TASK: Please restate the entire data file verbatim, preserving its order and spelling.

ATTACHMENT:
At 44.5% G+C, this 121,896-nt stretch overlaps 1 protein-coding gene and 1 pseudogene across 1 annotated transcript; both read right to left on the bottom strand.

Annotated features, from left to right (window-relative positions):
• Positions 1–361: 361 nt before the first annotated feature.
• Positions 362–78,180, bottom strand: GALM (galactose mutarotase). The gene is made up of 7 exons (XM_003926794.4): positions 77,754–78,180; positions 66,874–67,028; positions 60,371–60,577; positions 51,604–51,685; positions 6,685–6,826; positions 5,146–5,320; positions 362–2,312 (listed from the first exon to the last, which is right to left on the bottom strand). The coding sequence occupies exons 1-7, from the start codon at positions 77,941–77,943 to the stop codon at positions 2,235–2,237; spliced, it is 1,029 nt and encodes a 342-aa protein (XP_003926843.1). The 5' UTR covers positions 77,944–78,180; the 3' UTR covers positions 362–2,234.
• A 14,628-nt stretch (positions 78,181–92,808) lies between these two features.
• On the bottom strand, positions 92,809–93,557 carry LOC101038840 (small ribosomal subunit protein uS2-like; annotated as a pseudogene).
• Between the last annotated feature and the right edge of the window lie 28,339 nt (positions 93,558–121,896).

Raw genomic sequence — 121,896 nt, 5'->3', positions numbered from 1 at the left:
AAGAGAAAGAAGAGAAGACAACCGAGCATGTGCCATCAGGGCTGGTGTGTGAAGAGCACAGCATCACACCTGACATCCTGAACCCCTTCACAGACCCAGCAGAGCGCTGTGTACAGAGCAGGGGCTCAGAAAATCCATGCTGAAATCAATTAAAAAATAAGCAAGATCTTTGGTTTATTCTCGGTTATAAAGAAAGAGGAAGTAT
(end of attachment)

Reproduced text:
At 44.5% G+C, this 121,896-nt stretch overlaps 1 protein-coding gene and 1 pseudogene across 1 annotated transcript; both read right to left on the bottom strand.

Annotated features, from left to right (window-relative positions):
• Positions 1–361: 361 nt before the first annotated feature.
• Positions 362–78,180, bottom strand: GALM (galactose mutarotase). The gene is made up of 7 exons (XM_003926794.4): positions 77,754–78,180; positions 66,874–67,028; positions 60,371–60,577; positions 51,604–51,685; positions 6,685–6,826; positions 5,146–5,320; positions 362–2,312 (listed from the first exon to the last, which is right to left on the bottom strand). The coding sequence occupies exons 1-7, from the start codon at positions 77,941–77,943 to the stop codon at positions 2,235–2,237; spliced, it is 1,029 nt and encodes a 342-aa protein (XP_003926843.1). The 5' UTR covers positions 77,944–78,180; the 3' UTR covers positions 362–2,234.
• A 14,628-nt stretch (positions 78,181–92,808) lies between these two features.
• On the bottom strand, positions 92,809–93,557 carry LOC101038840 (small ribosomal subunit protein uS2-like; annotated as a pseudogene).
• Between the last annotated feature and the right edge of the window lie 28,339 nt (positions 93,558–121,896).

Raw genomic sequence — 121,896 nt, 5'->3', positions numbered from 1 at the left:
AAGAGAAAGAAGAGAAGACAACCGAGCATGTGCCATCAGGGCTGGTGTGTGAAGAGCACAGCATCACACCTGACATCCTGAACCCCTTCACAGACCCAGCAGAGCGCTGTGTACAGAGCAGGGGCTCAGAAAATCCATGCTGAAATCAATTAAAAAATAAGCAAGATCTTTGGTTTATTCTCGGTTATAAAGAAAGAGGAAGTAT